Keeping quality employees on staff is an essential part of practice productivity, said Frederic Ouedraogo, PhD, an AVMA senior economist and associate director in the Veterinary Economics Division.
Looking at employee turnover rates by practice in 2022, companion animal exclusive (19.4%) had the highest rate, followed by mixed animal (16.7%), then companion animal predominant (16.4%), equine (10.3%), and food animal exclusive (7.1%)
To help mitigate employee attrition and increase retention, Dr. Ouedraogo suggested employers keep wages competitive while also accounting for inflation. He gave the presentation “Veterinary Businesses: The Market for Veterinary Services” at the annual AVMA Veterinary Business and Economic Forum, held virtually October 24-25.
These and other highlights Dr. Ouedraogo shared at the summit are based on data from the U.S. Census Bureau and the AVMA’s 2023 Practice Owners Survey.
Wage increases and benefits
Over 760 veterinary practice owners responded to the survey. About three-fourths of survey respondents were owners of companion animal exclusive (45%) and companion animal predominant (28%) practices, followed by mixed animal practices (14%); equine practices (9%); food animal exclusive practices (3%); and the remainder specialty or exotic animal practices.
Most surveyed veterinary practices (86%) indicated they had raised wages within the past year, while 8% said they had never increased wages, and 6% reported increasing wages one to two years prior. Most practices (43.0%) raised wages 4% to 6%. Almost a quarter (23.7%) said they raised wages 1% to 3%, 19.2% of practices raised wages 7% to 9%, and 14.1% of practices raised wages 10% or higher.
“It is important to keep in mind the context in which wages were raised,” Dr. Ouedraogo said, noting that the nation’s 2022 annual inflation rate had climbed to 6.5%.
He also suggested awarding bonuses and customizing benefits to meet individual needs and preferences.
“Also consider adopting a mission statement. Only 42% of surveyed practices indicated having a mission statement and that it’s communicated to employees,” he said, adding that 84% of practices indicated not having a wellness plan in place, which could also help support employees.
Veterinary practice revenues and staffing rates
Average gross revenue reported respondents per practice type in 2022 is as follows:
- $1.72 million for companion animal exclusive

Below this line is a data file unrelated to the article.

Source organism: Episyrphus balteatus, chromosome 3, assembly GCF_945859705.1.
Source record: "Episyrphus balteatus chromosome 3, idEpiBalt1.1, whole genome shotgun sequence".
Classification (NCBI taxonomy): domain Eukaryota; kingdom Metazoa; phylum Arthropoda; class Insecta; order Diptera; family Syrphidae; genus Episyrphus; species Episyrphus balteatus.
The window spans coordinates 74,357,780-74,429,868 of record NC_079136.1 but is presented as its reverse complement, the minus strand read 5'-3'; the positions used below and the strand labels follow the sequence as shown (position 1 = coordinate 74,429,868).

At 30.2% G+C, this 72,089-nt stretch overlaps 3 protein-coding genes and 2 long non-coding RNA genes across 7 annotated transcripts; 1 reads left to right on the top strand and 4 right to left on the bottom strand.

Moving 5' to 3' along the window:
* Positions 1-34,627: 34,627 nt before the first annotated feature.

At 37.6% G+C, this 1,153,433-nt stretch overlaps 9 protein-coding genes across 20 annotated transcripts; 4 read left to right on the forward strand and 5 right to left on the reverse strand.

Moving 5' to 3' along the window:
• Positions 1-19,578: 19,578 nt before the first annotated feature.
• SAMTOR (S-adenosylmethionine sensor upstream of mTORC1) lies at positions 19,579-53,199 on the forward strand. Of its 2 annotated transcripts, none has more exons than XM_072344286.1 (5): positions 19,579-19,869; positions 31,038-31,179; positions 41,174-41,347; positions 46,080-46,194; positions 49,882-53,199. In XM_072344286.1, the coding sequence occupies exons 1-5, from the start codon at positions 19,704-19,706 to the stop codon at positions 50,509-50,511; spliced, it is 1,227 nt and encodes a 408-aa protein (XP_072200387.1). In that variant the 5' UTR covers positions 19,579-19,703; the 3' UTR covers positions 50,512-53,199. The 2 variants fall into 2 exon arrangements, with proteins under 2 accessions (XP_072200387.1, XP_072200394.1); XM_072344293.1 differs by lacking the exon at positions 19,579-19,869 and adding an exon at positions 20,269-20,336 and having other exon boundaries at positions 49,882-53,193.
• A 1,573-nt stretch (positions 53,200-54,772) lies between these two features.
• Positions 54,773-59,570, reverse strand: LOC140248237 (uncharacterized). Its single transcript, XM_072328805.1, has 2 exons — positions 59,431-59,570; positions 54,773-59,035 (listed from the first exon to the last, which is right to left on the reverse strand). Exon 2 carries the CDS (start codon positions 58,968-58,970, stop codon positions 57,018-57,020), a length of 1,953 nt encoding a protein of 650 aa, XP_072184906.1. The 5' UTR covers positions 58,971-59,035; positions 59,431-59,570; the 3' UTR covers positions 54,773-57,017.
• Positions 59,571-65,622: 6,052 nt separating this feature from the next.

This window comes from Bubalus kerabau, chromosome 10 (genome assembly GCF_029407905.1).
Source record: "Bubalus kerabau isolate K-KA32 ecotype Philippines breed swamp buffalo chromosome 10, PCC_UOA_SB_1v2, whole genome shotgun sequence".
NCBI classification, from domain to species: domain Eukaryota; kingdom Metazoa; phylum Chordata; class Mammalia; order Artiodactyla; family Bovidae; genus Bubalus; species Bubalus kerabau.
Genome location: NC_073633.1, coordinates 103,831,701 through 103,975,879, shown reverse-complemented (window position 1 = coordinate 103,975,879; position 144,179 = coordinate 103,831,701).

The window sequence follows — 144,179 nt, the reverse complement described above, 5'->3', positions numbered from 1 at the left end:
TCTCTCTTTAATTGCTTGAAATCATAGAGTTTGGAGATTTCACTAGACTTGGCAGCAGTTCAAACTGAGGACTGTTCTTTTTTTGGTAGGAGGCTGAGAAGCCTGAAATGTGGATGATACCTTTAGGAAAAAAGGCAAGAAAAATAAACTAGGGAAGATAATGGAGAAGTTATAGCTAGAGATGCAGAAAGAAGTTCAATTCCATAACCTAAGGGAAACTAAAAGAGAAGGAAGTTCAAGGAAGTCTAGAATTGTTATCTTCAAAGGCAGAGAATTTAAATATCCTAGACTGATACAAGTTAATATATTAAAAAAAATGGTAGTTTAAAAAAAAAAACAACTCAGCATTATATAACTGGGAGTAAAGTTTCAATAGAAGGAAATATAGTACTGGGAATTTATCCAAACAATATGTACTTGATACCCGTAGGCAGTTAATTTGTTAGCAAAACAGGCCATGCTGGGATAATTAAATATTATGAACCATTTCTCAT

- $1.45 million for companion animal predominant
- $1.54 million for mixed animal
- $883,159 for equine
- $603,448 for food animal exclusive
In 2023, the average practice workforce ranged between two and 14 employees with the following breakdowns by practice type:
- Companion exclusive: 2.9 veterinarians, 6.5 veterinary technicians and assistants, and 4.6 nonmedical staff
- Companion animal predominant: 2.7 veterinarians, 5.7 veterinary technicians and assistants, and 4.1 non-medical staff
- Mixed animal: 2.8 veterinarians, 3.9 veterinary technicians and assistants, and 3.6 nonmedical staff
- Equine: 2.1 veterinarians, 2.9 veterinary technicians and assistants, and 1.5 nonmedical staff
- Food animal exclusive: 1.6 veterinarians
When determining a practice’s efficiency, he compares inputs such as labor and capital with outputs such as gross revenue, number of patients seen per year, and number of appointment slots per full-time equivalent (FTE) veterinarians per year, he explained.
A study Dr. Ouedraogo coauthored that appeared in the September 2023 issue of JAVMA, “Increased efficiency could lessen the need for more staff in companion practice,” showed that 58% of companion animal practices could reach their current production levels with 17% to 34% less resources.
This can be done by optimizing revenue-generating space, implementing automated processes, and aligning tasks to individuals’ skills, experience, and abilities. Remodeling or redesigning a practice space, training and mentoring staff members, and adopting new technologies to boost staff productivity are some examples he gave. Low-hanging fruit includes technologies such as inventory management, online appointment scheduling, and telehealth, all of which are still under 50% adoption rate, according to survey results.
Making these changes could help alleviate the pressure on current resources, enhance profitability, and sustain growth, Dr. Ouedraogo said.
More practices with more employees
Dr. Ouedraogo said one aspect of industry growth is increasing the number of suppliers in the market. The number of U.S. veterinary practices increased by 1% every year between 2009-21, adding an average of more than 320 new practices annually over a 12-year period.
On a closer examination of the new types of veterinary practices from 2009-21, the data show that the number of S corporations and C corporations in the profession increased from 53% to 61.1% for the former and 16% to 18.3% for the latter.
The Internal Revenue Service defines an S corporation as a small business with fewer than 100 shareholders that is permitted under the tax code to pass its taxable income, credits, deductions, and losses directly to its shareholders. A C corporation is like an S corporation but legally separates owners’ or shareholders’ assets and income from those of the corporation and limits the liability of investors and firm owners.
During that 12-year period, veterinary practices with 20 or more employees saw the highest growth rate, from 11.9% to 17.7%. The number of veterinary practices with fewer than 20 employees either decreased—one- to four-employee practices going down from 29.8% to 29.4% and five- to nine- employee practices going down from 29.6% to 23.3%—or slightly increased—10- to 19-employee practices going up from 28.7% to 29.7%.
“As you can see, the number of veterinary practices has grown steadily,” Dr. Ouedraogo said.